An attack by an intruder in a Salem, New Hampshire, home was captured by a security camera system in the building, which aided in the criminal investigation, a police report said.

According to a report written by responding Officer Sean Marino, the video footage shows a former Haverhill Highway Department worker barge in and assault the homeowner and his girlfriend as they drank coffee in the living room.

Investigators said the victims were able to tell police who the intruder was, as well as what car he was driving when he fled the scene, according to the police report.

Erik Frasca, 43, of Haverhill was stopped by police a mile away from the home and arrested.

Frasca is charged with burglary, simple assault, and domestic violence simple assault, according to the report.

The woman, named in the police report as Danielle Carnew, told police that Frasca is her ex-husband. The two divorced in 2017 over a domestic violence incident in which she was the victim, she said. The owner of the home at 8 Blake St., Salem, identified by police as Justin Metzer, is her current boyfriend, according to the report.

Court records show Carnew took out a restraining order against Frasca on July 22, two days after he barged into her boyfriend’s home, leading to Frasca’s arrest.

She believes Frasca is “still taking steroids and possibly other drugs” and has “significant anger management issues,” the police report says.

Haverhill police records show Frasca was accused, but never convicted, of drug crimes in 2018 when he was a Haverhill Highway Department worker. Frasca and two other men were arrested after being watched by Haverhill detectives and found with oxycodone and drug paraphernalia, according to police.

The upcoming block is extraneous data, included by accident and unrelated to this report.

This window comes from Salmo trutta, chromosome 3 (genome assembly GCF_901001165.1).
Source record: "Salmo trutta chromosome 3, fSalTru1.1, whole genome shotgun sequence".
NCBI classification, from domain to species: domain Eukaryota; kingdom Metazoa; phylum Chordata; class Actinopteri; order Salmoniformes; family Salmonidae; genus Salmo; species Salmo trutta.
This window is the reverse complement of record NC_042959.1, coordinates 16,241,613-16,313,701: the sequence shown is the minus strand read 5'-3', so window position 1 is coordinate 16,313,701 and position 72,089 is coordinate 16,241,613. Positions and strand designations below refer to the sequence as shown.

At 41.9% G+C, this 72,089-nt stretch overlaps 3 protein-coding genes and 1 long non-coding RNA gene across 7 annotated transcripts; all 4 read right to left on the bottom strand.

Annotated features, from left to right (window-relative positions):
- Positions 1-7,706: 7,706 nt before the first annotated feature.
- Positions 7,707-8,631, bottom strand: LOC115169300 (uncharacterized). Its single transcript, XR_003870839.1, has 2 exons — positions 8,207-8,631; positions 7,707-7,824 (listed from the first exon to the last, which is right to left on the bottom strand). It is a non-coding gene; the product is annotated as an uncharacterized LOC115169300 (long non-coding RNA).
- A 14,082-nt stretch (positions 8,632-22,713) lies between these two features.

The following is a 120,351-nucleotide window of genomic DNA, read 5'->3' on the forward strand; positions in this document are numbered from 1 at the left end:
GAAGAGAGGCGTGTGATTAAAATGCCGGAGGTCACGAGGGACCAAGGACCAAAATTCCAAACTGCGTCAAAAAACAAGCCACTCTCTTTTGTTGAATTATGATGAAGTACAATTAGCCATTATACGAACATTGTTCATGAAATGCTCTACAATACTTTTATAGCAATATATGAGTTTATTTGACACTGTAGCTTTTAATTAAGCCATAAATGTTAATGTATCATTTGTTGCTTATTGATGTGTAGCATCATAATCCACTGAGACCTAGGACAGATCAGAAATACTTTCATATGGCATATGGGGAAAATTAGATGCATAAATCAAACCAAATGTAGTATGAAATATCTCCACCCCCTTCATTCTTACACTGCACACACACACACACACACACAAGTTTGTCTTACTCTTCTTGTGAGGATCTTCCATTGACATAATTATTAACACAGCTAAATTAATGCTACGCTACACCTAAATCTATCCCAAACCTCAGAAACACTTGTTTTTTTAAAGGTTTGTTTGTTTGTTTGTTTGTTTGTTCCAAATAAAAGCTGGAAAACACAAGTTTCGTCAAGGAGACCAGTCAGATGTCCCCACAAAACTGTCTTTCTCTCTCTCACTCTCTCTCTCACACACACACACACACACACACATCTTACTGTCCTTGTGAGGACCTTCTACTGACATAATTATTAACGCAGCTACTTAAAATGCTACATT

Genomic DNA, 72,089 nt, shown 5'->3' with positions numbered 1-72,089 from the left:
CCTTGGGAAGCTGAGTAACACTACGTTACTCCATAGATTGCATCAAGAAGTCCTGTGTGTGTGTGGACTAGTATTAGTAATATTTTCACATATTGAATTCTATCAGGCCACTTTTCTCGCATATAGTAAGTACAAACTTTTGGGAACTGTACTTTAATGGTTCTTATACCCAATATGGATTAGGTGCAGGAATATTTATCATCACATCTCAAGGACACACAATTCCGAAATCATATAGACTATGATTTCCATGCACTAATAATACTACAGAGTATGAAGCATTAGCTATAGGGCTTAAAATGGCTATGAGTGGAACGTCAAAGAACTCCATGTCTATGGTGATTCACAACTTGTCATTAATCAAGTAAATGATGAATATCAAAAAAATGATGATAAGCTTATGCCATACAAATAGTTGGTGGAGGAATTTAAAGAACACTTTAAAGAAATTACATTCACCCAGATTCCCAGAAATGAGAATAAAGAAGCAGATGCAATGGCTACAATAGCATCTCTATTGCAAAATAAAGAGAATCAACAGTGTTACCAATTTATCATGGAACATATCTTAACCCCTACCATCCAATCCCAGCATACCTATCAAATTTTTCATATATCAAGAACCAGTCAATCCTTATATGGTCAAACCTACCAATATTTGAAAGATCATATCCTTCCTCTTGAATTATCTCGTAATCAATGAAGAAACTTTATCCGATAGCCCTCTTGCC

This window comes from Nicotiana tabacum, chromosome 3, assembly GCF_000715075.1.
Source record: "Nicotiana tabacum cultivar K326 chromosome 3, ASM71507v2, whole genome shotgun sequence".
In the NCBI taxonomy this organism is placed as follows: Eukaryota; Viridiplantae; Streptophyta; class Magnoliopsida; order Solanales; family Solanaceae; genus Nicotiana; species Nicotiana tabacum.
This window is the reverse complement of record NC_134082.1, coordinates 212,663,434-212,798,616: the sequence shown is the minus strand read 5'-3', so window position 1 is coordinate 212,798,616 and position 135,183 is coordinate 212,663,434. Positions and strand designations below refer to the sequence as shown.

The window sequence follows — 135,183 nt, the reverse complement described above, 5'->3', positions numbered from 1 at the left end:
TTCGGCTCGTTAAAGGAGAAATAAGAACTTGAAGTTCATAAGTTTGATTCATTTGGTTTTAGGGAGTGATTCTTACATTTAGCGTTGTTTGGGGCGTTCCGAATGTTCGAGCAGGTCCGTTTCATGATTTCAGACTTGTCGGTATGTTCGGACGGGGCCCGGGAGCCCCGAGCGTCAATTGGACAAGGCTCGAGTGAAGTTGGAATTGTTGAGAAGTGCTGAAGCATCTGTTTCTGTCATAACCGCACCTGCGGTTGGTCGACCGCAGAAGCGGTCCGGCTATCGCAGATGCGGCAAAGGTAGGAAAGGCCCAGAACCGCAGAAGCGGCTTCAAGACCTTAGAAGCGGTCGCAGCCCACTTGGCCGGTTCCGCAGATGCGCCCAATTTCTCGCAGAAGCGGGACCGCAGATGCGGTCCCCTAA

The state’s evidence in the case consisted of a single 30-mg oxycodone pill found in a city truck Frasca and his co-worker Steven Allen were travelling in, as well as six oxycodone pills found with former city employee Kevin Moriarty, a police report said.

Police began following the three men after receiving an anonymous tip through the mayor’s office that Moriarty, who left the Highway Department on good terms in 2003, was selling drugs to city employees, according to records.

The case was dropped by prosecutors after a judge decided police had no probable cause to search or arrest the men.

In the latest case involving the Blake Street home in which Frasca is named a defendant, he is accused of punching Metzner in the face multiple times before Carnew was able to get between the two men. Metzner then called 911 while Carnew tried to calm down her ex-husband, police said.

Metzner had a gun, he told police, but put it away before officers arrived.

The police report said Metzner had a torn shirt after the incident, in addition to a large bruise and bleeding cut over his right eye.

Metzner pointed investigators to the security camera in his home that recorded the entire incident, police said, and he provided a copy of the recording to them.

“Metzner then allowed me to view the footage, which clearly showed Frasca barge into the residence and punch him multiple times in the face,” reads the report from Marino, the responding officer.

After police reviewed the footage again several days later, a charge of domestic violence simple assault was added against Frasca for assaulting Carnew during the incident, investigators said.

Frasca was freed on personal recognizance, according to police. A court date for his arraignment was not immediately known.



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